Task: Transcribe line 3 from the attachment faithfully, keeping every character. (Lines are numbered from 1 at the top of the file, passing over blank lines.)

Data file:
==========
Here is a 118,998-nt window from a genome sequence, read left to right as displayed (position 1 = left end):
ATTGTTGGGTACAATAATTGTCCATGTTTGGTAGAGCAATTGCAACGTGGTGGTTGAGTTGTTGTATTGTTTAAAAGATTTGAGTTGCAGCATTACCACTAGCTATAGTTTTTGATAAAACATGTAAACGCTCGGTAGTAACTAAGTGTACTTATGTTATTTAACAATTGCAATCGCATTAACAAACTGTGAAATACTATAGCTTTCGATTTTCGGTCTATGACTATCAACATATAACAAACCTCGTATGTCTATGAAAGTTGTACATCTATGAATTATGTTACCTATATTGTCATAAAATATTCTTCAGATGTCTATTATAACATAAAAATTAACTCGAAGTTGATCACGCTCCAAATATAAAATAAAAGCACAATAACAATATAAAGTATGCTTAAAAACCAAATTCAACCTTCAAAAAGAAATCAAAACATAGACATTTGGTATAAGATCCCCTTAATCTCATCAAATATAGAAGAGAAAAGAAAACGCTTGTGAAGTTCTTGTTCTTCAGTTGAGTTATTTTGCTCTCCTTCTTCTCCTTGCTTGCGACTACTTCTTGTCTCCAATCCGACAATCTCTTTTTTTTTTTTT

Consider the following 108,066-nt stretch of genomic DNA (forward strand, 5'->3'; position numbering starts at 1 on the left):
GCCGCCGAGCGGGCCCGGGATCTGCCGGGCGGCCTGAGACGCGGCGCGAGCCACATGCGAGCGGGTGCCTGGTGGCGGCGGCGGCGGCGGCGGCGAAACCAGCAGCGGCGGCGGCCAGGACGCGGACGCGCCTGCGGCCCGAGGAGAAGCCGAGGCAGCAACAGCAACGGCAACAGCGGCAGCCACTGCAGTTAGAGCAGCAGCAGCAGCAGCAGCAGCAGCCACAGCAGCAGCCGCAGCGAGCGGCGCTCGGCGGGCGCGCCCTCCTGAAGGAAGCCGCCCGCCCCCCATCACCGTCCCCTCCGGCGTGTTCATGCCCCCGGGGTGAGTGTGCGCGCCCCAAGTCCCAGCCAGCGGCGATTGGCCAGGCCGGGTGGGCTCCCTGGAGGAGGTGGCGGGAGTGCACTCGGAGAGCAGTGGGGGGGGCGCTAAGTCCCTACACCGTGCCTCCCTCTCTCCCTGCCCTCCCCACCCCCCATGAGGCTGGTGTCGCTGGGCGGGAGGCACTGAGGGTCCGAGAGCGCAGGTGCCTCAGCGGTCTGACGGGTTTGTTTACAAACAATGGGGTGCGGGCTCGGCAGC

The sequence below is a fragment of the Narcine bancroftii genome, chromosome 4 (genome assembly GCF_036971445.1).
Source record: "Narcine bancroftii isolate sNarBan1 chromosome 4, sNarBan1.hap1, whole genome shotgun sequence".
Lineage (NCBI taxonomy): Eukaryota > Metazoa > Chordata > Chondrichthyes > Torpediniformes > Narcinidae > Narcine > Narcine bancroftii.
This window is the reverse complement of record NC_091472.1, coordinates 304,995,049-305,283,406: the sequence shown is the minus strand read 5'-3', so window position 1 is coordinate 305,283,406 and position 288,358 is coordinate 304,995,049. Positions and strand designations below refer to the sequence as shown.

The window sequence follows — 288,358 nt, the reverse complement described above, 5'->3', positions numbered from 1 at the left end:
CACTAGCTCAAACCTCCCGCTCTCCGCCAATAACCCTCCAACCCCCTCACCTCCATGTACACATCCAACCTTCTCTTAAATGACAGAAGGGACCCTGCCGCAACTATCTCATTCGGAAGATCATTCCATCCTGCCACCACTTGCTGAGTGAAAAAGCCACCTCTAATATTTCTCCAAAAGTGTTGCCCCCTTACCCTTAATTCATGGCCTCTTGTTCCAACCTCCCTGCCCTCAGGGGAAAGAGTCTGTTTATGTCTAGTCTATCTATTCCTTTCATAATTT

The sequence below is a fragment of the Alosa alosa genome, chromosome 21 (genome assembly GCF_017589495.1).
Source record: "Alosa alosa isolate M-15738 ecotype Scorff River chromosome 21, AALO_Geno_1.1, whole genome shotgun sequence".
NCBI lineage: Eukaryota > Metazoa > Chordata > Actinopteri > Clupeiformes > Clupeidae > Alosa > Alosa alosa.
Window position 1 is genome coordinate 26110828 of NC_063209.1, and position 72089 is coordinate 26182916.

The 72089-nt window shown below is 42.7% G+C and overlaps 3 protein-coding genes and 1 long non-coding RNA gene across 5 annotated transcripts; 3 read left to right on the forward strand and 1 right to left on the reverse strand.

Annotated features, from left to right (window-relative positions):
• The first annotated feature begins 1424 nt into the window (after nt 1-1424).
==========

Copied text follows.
Consider the following 108,066-nt stretch of genomic DNA (forward strand, 5'->3'; position numbering starts at 1 on the left):